Pezzuto JM, Nanayakkara NP, Compadre CM. 1986. Characterization of bacterial mutagenicity mediated by
13-hydroxy-ent-kaurenoic acid (steviol) and several structurally-related derivatives and evaluation of
potential to induce glutathione S-transferase in mice. Mutat Res 169(3):93103.
Phillips KC. 1987. Stevia: Steps in developing a new sweetener. In: Grenby TH, editor. Developments in
sweeteners New York: Elsevier. pp 15.
Polyanskii K, Rodionova NS, Glagoleva LE. 1997. Stevia in cultured milk deserts for medical and
prophylactic purposes. Molochnaya Promyshlennost 5(35):511515.
Rajbhandari A, Roberts M. 1983. The avonoids of Stevia nepetifolia J Nat Prod 47:559560.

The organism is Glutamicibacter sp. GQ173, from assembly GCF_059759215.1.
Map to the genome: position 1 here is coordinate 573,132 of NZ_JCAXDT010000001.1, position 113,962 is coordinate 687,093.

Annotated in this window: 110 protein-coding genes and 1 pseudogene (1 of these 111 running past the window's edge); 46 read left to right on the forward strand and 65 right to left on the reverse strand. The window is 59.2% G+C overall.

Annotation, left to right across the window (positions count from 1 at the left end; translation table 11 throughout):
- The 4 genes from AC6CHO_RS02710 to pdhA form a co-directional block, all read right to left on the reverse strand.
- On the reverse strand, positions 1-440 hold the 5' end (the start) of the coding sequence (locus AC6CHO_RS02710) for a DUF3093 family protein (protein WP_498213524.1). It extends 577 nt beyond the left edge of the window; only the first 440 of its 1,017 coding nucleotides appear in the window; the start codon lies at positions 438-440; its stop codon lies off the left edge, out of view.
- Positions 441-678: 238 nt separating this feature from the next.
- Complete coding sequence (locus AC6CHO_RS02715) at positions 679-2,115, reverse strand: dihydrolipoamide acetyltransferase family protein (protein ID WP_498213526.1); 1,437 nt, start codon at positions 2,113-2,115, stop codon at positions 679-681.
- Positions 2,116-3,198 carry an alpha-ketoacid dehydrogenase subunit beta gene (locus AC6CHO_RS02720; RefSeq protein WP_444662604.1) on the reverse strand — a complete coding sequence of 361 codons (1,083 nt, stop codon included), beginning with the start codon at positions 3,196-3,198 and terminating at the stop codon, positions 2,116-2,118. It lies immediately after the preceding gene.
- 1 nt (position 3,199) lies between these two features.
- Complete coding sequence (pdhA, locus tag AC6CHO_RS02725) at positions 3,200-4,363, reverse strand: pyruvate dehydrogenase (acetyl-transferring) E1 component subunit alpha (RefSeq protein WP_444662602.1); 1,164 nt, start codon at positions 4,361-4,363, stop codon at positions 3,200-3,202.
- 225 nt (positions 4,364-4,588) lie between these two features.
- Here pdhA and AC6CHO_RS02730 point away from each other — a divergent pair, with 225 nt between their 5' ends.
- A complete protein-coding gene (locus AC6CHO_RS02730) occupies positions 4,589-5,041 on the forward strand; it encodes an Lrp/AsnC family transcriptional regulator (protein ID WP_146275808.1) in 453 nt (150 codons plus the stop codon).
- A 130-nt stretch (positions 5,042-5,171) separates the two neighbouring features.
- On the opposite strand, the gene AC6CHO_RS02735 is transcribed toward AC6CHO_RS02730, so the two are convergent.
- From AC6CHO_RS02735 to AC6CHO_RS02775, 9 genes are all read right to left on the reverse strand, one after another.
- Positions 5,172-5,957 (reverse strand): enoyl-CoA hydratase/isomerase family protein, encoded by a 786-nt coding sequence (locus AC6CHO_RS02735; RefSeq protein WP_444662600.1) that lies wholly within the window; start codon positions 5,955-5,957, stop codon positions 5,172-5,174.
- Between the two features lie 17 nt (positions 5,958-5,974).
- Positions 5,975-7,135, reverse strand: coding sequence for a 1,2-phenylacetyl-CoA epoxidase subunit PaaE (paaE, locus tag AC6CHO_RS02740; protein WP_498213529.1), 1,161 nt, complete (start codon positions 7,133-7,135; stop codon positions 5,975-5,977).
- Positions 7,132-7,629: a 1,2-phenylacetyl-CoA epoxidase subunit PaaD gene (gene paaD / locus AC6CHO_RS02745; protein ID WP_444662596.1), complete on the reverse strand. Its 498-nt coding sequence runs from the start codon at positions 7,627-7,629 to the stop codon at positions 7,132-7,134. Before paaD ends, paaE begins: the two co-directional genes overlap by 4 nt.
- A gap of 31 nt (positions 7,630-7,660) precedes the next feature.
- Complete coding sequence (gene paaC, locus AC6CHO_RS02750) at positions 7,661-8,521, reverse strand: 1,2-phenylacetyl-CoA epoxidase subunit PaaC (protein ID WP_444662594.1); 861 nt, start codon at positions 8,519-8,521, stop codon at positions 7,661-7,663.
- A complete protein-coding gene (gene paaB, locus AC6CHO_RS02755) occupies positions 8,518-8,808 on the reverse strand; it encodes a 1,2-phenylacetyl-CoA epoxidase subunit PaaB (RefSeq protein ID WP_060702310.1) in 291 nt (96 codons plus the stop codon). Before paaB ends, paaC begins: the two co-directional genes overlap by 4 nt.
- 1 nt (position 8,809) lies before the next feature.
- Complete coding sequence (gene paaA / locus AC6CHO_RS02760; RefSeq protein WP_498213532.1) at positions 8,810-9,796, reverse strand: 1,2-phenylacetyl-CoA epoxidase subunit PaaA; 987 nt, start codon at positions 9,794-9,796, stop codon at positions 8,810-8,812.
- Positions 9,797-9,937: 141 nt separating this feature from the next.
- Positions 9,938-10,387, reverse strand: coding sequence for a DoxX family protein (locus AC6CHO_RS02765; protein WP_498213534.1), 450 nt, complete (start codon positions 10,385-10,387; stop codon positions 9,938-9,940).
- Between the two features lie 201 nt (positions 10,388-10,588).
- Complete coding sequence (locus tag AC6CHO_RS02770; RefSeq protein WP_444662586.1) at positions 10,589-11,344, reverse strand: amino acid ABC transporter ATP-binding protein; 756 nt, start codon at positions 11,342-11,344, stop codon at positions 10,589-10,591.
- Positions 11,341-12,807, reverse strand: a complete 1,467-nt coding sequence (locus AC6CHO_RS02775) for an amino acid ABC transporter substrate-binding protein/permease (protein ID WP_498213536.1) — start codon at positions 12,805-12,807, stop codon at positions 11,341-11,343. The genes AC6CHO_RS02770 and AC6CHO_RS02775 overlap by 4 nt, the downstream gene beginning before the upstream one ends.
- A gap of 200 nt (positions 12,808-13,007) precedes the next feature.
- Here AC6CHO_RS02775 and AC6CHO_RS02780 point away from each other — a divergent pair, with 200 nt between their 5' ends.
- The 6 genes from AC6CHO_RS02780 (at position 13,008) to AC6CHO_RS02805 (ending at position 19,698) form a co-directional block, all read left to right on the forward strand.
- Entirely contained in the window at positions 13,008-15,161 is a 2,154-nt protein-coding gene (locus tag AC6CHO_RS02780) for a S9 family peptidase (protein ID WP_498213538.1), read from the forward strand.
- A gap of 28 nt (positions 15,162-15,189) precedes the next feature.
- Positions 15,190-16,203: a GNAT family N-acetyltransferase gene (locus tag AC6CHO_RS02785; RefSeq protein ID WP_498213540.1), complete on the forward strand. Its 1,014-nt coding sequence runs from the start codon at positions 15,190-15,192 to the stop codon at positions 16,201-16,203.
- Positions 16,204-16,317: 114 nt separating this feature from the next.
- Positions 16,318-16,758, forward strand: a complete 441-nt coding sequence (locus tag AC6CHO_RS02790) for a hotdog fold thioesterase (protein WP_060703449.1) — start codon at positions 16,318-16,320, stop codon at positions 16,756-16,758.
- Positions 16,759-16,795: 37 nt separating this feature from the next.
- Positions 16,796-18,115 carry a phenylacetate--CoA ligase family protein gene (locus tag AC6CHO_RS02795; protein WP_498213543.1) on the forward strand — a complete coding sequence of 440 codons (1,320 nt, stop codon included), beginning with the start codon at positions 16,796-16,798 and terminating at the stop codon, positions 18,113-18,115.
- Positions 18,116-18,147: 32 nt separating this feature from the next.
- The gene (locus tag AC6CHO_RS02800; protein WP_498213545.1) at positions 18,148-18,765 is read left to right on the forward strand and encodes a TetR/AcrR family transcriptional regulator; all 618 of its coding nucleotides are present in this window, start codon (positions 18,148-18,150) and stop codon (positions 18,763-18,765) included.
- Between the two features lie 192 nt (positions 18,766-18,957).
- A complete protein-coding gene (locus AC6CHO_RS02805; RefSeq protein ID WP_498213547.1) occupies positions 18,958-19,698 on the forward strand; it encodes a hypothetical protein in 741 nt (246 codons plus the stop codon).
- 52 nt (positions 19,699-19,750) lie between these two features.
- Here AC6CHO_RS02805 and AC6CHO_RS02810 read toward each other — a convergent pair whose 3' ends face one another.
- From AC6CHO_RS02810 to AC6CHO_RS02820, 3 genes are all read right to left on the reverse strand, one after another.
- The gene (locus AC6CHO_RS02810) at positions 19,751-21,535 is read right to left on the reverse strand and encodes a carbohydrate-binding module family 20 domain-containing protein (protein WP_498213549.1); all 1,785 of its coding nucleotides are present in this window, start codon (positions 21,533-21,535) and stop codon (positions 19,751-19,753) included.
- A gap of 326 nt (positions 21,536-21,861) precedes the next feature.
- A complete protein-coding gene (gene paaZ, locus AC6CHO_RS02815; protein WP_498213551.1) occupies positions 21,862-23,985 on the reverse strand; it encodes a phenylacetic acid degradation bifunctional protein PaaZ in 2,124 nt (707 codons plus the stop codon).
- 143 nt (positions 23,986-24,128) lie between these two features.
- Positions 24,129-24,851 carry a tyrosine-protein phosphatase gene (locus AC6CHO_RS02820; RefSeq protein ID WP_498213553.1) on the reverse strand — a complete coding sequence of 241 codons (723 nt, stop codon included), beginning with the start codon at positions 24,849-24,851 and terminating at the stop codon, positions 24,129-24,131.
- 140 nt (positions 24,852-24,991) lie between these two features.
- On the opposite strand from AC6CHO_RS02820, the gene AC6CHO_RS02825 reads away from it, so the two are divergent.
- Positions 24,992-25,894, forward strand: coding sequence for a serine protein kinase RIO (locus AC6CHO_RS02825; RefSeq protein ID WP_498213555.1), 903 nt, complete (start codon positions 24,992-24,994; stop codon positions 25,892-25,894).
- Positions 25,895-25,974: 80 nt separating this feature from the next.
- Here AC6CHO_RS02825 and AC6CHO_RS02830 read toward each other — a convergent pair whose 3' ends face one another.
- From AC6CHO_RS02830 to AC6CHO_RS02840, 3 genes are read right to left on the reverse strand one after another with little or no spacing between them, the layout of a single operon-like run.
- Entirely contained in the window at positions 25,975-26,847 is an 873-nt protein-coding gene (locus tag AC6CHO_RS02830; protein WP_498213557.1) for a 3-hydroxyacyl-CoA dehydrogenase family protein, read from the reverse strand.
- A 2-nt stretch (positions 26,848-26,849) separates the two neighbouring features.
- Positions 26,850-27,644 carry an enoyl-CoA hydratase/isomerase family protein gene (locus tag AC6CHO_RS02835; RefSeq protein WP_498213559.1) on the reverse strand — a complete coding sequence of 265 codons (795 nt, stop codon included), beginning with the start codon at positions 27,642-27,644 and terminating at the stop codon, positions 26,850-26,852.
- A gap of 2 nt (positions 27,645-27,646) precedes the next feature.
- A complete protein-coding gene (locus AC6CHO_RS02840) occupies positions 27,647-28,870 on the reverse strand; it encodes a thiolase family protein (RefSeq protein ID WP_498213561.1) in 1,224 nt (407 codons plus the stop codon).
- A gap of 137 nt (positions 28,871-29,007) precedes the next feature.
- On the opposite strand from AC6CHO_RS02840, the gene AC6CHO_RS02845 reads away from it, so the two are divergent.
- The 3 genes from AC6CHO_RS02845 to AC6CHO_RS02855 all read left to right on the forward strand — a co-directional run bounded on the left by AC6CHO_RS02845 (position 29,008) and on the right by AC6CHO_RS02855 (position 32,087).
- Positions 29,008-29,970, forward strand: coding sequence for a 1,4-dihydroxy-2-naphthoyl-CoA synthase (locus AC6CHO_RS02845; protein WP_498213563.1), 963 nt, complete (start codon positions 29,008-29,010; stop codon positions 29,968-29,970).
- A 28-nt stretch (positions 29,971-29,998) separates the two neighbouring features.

Rajbhandari A, Roberts M. 1985. The avonoids of Stevia microchaeta,Stevia monardifolia, and Stevia
origanoides. J Nat Prod 48(3):502503.
Roman LU, Cambron JI, del Rio RE. 2000. Grindelane diterpenoids from Stevia subpubescens. J Nat Prod
Sanchez-Arreola E, Cerda-Garcia-Rojas CM, Roman LU. 2000. Longipinane derivatives from Stevia
connata. J Nat Prod 63(1):1215.
Sharma N, Mogre R. 2007. Effect of stevia intervention on lipid prole. In: On serving farmers and saving
farmingIndia imperative and global perspective, GBPUA&T, Pantnagar, 1012 January, 85pp.
Sharma N, Kaushal N, Chawla A, Mohan M, Sethi A, Sharma Y. 2006. Stevia rebaudianaA review.
Agrobios Newslett 5(7):4648.
Shibata H, Sawa Y, Oka T. 1995. Steviol and steviol-glycoside: Glucosyltransferase activities in Stevia
rebaudiana BertoniPurication and partial characterization. Arch Biochem Biophys 321(2):390396.